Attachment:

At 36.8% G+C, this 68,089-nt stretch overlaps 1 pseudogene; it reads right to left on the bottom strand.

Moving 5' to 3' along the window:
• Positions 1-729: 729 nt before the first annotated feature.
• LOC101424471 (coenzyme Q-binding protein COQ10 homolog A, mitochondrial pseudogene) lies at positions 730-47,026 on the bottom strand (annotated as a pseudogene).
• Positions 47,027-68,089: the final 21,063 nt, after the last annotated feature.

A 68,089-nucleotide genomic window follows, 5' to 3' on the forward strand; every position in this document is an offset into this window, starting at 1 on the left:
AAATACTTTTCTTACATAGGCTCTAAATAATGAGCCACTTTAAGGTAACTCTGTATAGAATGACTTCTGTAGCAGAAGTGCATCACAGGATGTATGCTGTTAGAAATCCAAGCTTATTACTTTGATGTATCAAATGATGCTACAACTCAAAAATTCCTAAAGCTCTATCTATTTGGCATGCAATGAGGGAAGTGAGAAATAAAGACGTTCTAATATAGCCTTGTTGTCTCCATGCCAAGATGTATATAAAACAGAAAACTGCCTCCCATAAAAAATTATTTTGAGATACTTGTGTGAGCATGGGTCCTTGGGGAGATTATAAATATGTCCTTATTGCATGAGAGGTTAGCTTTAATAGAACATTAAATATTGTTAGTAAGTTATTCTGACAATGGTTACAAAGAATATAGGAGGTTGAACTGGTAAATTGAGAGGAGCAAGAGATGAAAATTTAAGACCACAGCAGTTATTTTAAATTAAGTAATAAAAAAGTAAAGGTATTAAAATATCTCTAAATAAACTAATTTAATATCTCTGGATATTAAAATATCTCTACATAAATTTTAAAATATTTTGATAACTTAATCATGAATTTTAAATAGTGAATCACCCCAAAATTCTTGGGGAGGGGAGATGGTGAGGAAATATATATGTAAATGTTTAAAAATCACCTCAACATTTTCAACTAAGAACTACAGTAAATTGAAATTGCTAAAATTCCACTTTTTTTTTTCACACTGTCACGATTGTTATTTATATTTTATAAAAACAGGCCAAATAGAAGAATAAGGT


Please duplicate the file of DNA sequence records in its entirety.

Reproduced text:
At 36.8% G+C, this 68,089-nt stretch overlaps 1 pseudogene; it reads right to left on the bottom strand.

Moving 5' to 3' along the window:
• Positions 1-729: 729 nt before the first annotated feature.
• LOC101424471 (coenzyme Q-binding protein COQ10 homolog A, mitochondrial pseudogene) lies at positions 730-47,026 on the bottom strand (annotated as a pseudogene).
• Positions 47,027-68,089: the final 21,063 nt, after the last annotated feature.

A 68,089-nucleotide genomic window follows, 5' to 3' on the forward strand; every position in this document is an offset into this window, starting at 1 on the left:
AAATACTTTTCTTACATAGGCTCTAAATAATGAGCCACTTTAAGGTAACTCTGTATAGAATGACTTCTGTAGCAGAAGTGCATCACAGGATGTATGCTGTTAGAAATCCAAGCTTATTACTTTGATGTATCAAATGATGCTACAACTCAAAAATTCCTAAAGCTCTATCTATTTGGCATGCAATGAGGGAAGTGAGAAATAAAGACGTTCTAATATAGCCTTGTTGTCTCCATGCCAAGATGTATATAAAACAGAAAACTGCCTCCCATAAAAAATTATTTTGAGATACTTGTGTGAGCATGGGTCCTTGGGGAGATTATAAATATGTCCTTATTGCATGAGAGGTTAGCTTTAATAGAACATTAAATATTGTTAGTAAGTTATTCTGACAATGGTTACAAAGAATATAGGAGGTTGAACTGGTAAATTGAGAGGAGCAAGAGATGAAAATTTAAGACCACAGCAGTTATTTTAAATTAAGTAATAAAAAAGTAAAGGTATTAAAATATCTCTAAATAAACTAATTTAATATCTCTGGATATTAAAATATCTCTACATAAATTTTAAAATATTTTGATAACTTAATCATGAATTTTAAATAGTGAATCACCCCAAAATTCTTGGGGAGGGGAGATGGTGAGGAAATATATATGTAAATGTTTAAAAATCACCTCAACATTTTCAACTAAGAACTACAGTAAATTGAAATTGCTAAAATTCCACTTTTTTTTTTCACACTGTCACGATTGTTATTTATATTTTATAAAAACAGGCCAAATAGAAGAATAAGGT